Jersey City Mayor Steven Fulop says that the outcome of the local short-term rental referendum “will set the tone nationally” for Airbnb during a media scrum this afternoon.
“It’s not a ban, this is going to allow homeowners responsibly rent their place, at the same time, it’s going to protect neighborhoods,” Fulop said during a media scrum after voting at the Christa McAuliffe School earlier this afternoon.
“And the turnout in Jersey City has so far been higher than what we expect and that’s probably because of the $5 million that’s been spent … by both sides, mostly by Airbnb, but with turnout higher, people are interested in it and we expect a close election.”
The mayor added that heading into Tuesday, poll data indicated that many voters were undecided and was hopeful that many of them would end of voting yes – stressing that today’s results would have national implications.
“In a place like Jersey City, it’s going to set the tone nationally for what voters feel about a referendum, it’s the first time it’s actually going to the voters.”
Keep Our Homes campaign manager Graeme Zielinski noted that this administration implemented short-tern rental regulations four years ago and essentially called the new rules a bait and switch.
” … A majority of Jersey City voters support short-term rentals in their neighborhoods. But now, these thousands of residents may be in serious financial jeopardy, with some even at risk of foreclosure or bankruptcy — all because of the Mayorâ€™s short-term rental ban, crafted at the behest of the hotel industryâ€™s special interests,” he stated.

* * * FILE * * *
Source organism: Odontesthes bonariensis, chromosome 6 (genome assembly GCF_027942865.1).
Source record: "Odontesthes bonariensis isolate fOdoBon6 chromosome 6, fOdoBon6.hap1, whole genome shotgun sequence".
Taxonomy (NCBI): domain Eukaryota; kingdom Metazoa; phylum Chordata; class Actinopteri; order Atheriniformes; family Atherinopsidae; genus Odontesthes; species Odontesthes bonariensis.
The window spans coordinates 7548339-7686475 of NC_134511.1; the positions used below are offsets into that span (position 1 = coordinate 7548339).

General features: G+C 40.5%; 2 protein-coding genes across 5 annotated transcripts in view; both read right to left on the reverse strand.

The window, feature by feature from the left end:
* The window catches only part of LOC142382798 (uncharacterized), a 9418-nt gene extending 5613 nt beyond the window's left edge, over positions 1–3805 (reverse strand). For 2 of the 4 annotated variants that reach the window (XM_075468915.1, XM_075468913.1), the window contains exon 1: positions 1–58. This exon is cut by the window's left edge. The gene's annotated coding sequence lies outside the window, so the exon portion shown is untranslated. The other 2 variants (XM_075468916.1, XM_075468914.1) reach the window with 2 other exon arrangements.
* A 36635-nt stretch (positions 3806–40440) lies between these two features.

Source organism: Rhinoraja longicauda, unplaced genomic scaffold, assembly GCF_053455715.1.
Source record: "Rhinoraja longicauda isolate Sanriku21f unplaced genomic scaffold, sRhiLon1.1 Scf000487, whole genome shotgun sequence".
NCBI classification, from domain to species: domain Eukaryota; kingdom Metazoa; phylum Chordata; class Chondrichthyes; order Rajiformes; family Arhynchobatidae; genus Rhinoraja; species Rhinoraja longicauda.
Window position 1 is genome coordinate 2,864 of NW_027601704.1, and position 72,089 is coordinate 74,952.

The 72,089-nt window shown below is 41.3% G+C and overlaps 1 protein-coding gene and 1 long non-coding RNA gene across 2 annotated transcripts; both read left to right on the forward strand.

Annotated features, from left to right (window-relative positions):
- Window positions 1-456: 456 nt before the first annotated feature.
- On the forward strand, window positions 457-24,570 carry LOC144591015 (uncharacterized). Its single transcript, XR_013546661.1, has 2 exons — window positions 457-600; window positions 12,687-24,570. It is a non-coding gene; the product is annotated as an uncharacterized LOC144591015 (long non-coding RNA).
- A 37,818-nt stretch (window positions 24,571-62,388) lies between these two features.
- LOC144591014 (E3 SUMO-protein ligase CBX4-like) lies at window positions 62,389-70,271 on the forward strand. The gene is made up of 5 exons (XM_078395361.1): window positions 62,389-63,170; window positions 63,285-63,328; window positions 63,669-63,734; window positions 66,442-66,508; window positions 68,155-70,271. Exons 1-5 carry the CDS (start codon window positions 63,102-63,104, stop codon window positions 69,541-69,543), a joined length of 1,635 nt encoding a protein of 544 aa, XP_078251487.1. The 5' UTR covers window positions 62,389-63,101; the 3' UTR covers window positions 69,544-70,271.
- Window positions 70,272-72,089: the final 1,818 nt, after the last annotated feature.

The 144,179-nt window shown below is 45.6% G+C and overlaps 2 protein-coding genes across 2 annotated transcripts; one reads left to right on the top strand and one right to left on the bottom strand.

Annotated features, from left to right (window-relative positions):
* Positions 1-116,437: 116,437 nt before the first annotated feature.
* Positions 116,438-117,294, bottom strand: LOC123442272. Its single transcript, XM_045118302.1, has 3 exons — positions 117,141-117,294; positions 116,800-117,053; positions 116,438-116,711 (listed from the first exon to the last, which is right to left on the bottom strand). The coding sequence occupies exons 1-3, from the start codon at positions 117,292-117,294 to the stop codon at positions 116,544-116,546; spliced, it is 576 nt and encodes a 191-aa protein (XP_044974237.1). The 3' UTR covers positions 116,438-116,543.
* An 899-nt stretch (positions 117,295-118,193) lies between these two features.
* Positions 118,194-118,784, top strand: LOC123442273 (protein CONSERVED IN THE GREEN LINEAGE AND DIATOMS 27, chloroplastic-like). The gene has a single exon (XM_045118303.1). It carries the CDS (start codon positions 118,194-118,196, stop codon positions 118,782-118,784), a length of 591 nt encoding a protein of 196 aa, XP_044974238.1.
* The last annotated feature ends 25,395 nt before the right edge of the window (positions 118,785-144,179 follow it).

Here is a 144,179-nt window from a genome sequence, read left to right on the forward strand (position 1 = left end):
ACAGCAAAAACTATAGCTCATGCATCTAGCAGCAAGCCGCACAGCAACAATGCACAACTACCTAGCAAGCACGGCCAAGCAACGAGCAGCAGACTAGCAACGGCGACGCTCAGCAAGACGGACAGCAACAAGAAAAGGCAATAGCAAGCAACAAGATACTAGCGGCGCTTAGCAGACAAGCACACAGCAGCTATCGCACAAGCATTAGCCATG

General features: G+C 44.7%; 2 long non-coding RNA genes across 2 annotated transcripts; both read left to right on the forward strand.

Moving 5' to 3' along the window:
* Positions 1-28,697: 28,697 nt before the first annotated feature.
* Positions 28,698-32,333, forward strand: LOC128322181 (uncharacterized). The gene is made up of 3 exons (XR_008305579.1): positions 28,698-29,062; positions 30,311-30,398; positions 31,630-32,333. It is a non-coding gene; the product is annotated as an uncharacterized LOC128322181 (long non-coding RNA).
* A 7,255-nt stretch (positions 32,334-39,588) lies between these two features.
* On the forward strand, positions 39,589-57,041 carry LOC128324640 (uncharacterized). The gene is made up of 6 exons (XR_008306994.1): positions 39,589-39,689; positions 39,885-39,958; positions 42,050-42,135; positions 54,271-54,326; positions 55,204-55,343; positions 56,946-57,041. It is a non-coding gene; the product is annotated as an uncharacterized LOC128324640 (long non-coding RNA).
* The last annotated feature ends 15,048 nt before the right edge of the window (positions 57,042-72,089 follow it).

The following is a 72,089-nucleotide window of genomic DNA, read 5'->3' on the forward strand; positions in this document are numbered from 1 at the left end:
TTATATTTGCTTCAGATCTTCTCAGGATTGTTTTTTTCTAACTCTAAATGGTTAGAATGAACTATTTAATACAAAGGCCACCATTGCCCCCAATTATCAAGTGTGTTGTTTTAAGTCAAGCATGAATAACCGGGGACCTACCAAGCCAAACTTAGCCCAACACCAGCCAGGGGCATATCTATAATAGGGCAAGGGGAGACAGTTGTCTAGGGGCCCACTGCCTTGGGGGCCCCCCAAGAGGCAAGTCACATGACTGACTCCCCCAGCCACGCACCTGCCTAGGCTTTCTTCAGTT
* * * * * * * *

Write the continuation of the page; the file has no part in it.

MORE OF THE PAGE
“When our host community came to us asking if we would help them push back against this ban, we gladly said yes — and we are proud that the Keep Our Homes campaign is bringing the future of short-term rentals directly to the voters.â€
While canvassers for the “yes movement” appeared to have a bit more of a presence in the early going on Election Day, workers for the “Keep Our Homes” campaign, pushing for a no a vote, have steadily been appearing on the streets as well.
Charles Odei, who said he voted no on the ballot question, claimed that a FAQ sheet was inside the Kearny Avenue fire department poll station that encouraged an affirmative vote.
“If you support short-term rental regulations, show up toÂ vote YES to Municipal Question #!,” the bottom of one FAQ sheet that has been circulating around the city today says.
Hudson County Board of Elections Clerk Michael Harper said an investigator was sent to that, along with other nearby, locations and that FAQ sheets for either effort would be removed from poll stations.
He said he could not immediately confirm or deny if FAQ sheets had been placed inside any Jersey City policing locations.
The Jersey City Council approved a measure in June that included short-term rental changes such as creating an annual 60-day cap if the owner is not on site, prohibiting STR in buildings with more than four units when the owner is absent, and preventing renters from serving as short-term rental hosts.
If the measure is approved, those changed will start to be implemented. If it fails, the ordinance will be repealed.
The polls are open until 8 p.m.